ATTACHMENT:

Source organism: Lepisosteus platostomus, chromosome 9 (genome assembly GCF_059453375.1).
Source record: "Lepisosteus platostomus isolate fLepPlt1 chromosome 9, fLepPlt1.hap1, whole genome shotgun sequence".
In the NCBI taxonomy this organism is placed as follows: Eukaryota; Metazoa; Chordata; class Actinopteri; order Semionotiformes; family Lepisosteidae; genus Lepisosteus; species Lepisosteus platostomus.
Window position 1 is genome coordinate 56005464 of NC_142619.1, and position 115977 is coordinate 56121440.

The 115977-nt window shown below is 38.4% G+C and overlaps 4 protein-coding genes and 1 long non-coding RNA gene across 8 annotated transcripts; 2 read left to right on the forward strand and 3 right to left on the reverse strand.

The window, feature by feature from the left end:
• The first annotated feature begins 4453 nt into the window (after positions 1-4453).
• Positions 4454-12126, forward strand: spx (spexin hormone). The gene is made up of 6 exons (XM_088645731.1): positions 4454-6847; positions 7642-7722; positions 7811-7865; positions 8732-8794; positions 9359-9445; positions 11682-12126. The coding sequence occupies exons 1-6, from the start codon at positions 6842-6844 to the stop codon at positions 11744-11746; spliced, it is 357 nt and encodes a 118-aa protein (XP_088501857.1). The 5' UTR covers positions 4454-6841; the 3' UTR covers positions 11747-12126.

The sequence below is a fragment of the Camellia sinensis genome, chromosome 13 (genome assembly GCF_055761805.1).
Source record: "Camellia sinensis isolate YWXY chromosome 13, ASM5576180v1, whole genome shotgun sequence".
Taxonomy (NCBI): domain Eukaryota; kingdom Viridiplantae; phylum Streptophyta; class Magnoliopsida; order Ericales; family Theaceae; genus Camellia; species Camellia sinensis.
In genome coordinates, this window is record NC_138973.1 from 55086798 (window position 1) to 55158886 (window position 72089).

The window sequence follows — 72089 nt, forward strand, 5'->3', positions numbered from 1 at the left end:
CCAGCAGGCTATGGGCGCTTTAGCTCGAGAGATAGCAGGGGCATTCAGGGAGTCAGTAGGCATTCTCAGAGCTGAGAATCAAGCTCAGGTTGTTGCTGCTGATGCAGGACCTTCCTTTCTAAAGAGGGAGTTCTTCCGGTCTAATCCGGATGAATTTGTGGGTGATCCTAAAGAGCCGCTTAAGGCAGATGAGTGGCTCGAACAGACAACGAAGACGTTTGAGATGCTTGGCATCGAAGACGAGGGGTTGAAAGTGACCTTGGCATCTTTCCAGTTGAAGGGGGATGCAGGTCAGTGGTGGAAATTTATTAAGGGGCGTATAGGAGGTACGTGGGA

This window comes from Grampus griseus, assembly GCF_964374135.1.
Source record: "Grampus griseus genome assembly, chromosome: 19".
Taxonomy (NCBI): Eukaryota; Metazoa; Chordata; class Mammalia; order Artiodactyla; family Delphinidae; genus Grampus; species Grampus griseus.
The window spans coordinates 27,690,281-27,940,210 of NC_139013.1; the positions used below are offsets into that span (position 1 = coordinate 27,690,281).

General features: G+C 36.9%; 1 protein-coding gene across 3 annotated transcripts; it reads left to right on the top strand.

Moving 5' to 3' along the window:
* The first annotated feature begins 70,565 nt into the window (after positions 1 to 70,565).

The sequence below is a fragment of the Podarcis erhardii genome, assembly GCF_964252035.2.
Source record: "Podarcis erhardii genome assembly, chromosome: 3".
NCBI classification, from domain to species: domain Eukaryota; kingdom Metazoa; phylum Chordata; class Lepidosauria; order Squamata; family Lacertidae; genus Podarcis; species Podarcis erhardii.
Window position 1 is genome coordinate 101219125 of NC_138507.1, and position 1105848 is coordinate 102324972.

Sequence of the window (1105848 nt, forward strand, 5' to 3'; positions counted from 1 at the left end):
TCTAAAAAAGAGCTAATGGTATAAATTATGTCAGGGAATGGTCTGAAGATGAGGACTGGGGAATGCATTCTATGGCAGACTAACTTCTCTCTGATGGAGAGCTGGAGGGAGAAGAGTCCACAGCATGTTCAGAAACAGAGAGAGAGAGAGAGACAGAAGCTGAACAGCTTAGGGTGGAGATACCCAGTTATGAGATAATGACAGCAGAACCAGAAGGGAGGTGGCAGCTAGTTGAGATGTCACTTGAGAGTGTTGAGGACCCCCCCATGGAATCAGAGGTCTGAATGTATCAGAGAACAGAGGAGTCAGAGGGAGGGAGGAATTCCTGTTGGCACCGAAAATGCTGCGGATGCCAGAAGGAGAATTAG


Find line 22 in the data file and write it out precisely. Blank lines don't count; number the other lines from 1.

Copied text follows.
The sequence below is a fragment of the Podarcis erhardii genome, assembly GCF_964252035.2.